Exit polls sponsored by the major networks, CNN, Fox, and the Associated Press, which provide the basis for election analysis, continue to ask only Republican primary voters whether they considered themselves “born-again or evangelical Christian.” Faith in Public Life, Center for American Progress Action Fund, and Sojourners conducted a post-election poll in Ohio to demonstrate that self-described evangelicals are not an ideologically monolithic voting bloc, and are more diverse in their views than the media assumes.
More than four in ten (43 percent) white evangelical Ohio primary voters participated in the Democratic primary, and 57percent participated in the Republican primary. Post-election polling following the Missouri and Tennessee primaries on Super Tuesday showed that one-third of white evangelical voters in those states participated in Democratic contests.
While exit polls identified Ohio’s 395,000 Republican white evangelical voters, they failed to identify 300,000 white evangelical Democratic voters. These white evangelical Democratic voters comprised 14 percent of all Democratic voters in Ohio – a figure roughly equivalent to all Ohio primary voters over 65 or under 30.
The majority of white evangelical voters (54 percent) in Ohio support a broader issue agenda that goes beyond abortion and same-sex marriage to include ending poverty, protecting the environment, and tackling HIV/AIDS – 39 percent favor sticking to the more limited agenda of opposing abortion and same-sex marriage. Post-election polling following the Missouri and Tennessee primaries showed similar positions among white evangelicals in those states. Sixty-two percent of white evangelicals in Missouri and 56 percent in Tennessee favored the broader agenda.
The survey also found that three times as many white evangelical voters said jobs and the economy were the most important issues in deciding their vote (42 percent) and said abortion and same-sex marriage were most important (14 percent). Even among Republican white evangelical voters, 29 percent said jobs and the economy were most important issues, while 23 percent said abortion and same-sex marriage weremost important.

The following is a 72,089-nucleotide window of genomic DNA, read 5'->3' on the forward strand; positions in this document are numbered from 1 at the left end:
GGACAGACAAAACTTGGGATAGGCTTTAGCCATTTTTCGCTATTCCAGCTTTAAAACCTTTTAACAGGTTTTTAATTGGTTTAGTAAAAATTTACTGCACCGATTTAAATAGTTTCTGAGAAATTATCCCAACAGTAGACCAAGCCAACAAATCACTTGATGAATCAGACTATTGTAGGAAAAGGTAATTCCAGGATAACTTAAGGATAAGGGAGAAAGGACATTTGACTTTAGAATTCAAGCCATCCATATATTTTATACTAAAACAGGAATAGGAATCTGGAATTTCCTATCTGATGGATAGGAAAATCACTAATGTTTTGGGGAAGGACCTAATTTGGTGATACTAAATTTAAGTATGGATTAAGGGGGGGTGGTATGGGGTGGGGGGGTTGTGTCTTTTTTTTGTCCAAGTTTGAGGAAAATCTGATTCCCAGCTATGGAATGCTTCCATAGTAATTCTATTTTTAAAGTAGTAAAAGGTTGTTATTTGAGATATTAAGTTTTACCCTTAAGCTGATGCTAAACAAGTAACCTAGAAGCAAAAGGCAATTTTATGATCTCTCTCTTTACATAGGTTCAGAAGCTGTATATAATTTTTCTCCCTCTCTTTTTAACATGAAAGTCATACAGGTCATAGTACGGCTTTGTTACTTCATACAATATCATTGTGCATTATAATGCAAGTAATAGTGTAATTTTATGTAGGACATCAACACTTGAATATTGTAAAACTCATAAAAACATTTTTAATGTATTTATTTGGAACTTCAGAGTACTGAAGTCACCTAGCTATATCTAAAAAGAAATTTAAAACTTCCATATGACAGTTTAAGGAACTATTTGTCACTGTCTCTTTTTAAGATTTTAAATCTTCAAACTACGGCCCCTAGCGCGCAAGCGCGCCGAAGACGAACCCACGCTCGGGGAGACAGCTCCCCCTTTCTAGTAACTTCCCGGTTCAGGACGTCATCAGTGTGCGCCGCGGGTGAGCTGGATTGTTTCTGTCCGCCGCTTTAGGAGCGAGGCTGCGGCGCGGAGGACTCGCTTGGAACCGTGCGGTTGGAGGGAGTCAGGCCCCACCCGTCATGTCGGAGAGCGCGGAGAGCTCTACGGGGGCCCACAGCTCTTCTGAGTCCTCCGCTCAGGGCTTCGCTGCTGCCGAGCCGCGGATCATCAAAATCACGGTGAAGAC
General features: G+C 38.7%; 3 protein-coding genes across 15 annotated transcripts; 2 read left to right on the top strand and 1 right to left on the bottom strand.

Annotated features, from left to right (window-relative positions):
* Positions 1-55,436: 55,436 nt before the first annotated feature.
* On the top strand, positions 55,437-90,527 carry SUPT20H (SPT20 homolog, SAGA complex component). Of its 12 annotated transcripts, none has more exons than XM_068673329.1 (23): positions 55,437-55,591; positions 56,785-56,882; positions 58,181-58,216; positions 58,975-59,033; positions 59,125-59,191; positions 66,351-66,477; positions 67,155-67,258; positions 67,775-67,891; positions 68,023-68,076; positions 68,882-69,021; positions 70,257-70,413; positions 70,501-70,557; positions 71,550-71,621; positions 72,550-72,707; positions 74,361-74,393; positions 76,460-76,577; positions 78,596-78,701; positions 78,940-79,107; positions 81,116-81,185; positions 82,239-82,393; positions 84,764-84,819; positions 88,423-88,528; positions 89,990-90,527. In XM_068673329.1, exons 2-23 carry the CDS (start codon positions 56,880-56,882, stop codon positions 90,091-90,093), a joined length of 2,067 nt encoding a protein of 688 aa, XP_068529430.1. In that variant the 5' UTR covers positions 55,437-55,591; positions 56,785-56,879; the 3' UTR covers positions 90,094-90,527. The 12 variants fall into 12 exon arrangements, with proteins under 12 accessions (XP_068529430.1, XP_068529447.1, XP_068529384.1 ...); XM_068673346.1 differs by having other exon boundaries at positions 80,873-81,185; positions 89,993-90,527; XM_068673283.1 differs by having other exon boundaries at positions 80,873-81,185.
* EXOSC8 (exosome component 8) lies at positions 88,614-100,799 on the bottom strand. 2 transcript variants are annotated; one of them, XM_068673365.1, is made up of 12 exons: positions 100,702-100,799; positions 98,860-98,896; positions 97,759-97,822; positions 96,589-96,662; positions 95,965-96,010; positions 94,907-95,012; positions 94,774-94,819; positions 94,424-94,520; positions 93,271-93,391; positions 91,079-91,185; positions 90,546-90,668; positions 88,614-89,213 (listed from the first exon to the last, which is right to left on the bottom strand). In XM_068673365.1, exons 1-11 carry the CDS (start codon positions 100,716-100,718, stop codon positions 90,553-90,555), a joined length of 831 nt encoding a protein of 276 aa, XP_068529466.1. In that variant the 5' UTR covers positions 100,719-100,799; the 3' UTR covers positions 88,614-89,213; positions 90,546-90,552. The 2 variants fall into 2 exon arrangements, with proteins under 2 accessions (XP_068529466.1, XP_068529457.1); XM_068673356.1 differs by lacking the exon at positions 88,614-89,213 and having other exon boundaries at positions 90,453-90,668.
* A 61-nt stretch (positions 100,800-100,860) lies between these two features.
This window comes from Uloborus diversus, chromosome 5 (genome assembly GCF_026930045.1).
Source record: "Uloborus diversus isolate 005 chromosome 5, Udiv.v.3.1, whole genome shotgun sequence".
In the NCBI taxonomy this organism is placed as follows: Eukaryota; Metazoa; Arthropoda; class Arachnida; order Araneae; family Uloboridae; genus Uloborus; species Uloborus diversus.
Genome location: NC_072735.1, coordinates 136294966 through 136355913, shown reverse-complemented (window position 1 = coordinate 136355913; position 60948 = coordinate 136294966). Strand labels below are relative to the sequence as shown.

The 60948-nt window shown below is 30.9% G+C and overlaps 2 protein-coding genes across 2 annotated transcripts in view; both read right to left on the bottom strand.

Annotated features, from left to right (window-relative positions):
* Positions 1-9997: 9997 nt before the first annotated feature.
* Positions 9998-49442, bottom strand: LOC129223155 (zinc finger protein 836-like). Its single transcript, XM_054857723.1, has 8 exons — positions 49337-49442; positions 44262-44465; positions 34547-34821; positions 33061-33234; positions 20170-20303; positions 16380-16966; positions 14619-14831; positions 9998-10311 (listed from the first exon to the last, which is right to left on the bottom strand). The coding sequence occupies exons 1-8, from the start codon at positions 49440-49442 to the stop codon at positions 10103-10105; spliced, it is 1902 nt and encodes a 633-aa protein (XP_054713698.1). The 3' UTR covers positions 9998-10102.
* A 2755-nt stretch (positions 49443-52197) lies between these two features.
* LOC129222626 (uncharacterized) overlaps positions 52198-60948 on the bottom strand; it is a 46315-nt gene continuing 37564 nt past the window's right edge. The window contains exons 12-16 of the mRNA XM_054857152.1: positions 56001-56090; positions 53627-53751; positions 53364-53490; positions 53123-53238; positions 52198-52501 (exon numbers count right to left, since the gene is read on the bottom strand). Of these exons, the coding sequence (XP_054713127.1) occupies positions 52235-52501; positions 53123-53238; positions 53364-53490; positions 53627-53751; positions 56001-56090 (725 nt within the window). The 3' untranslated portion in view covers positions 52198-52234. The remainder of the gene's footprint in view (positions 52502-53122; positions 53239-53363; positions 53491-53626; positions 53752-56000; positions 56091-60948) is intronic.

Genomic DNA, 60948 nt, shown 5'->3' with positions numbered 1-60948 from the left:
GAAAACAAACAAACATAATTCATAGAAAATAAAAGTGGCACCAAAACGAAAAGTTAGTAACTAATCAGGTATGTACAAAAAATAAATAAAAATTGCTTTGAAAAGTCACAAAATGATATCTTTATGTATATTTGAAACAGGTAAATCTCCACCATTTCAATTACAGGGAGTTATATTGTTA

It is also notable that in Ohio, nearly 6 in 10 (59 percent) of voters who report attending church at least once a week voted in the Democratic primary, while 41 percent voted in the Republican primary. Nearly half (49 percent) of all primary voters reported that they attend religious services at least once a week. In Missouri, where 53 percent of voters reported attending church once a week or more, 53 percent voted in the Republican primary, while 47 percent voted in the Democratic primary. In Tennessee, where 61 percent of voter reported attending church once a week or more, 54 percent voted in the Republican primary, while 46 percent voted in the Democratic primary.
Senator Hillary Clinton’s support from white evangelicals surpassed that of Senator Barack Obama’s in Ohio 57 percent to 35 percent. Senator John McCain and Governor Mike Huckabee ran even among white evangelicals, 41 percent to 42 percent (MOE +/-7.0 points).
Zogby International was commissioned by Faith in Public Life, Center for American Progress Action Fund, and Sojourners to conduct a RDD telephone survey of Democrats and Republicans who had voted in the primary elections on Tuesday, March 4, 2008 in Ohio. Sample sizes: Republican primary (n=400), MOE +/- 5.0; Republic white evangelical over sample (n=196), MOE +/- 7.1. Democratic primary (n=401), MOE +/- 5.0; Democratic white evangelical oversample (n=207), MOE +/- 7.0. White evangelical subsamples combined (n=407), MOE +/- 5.0.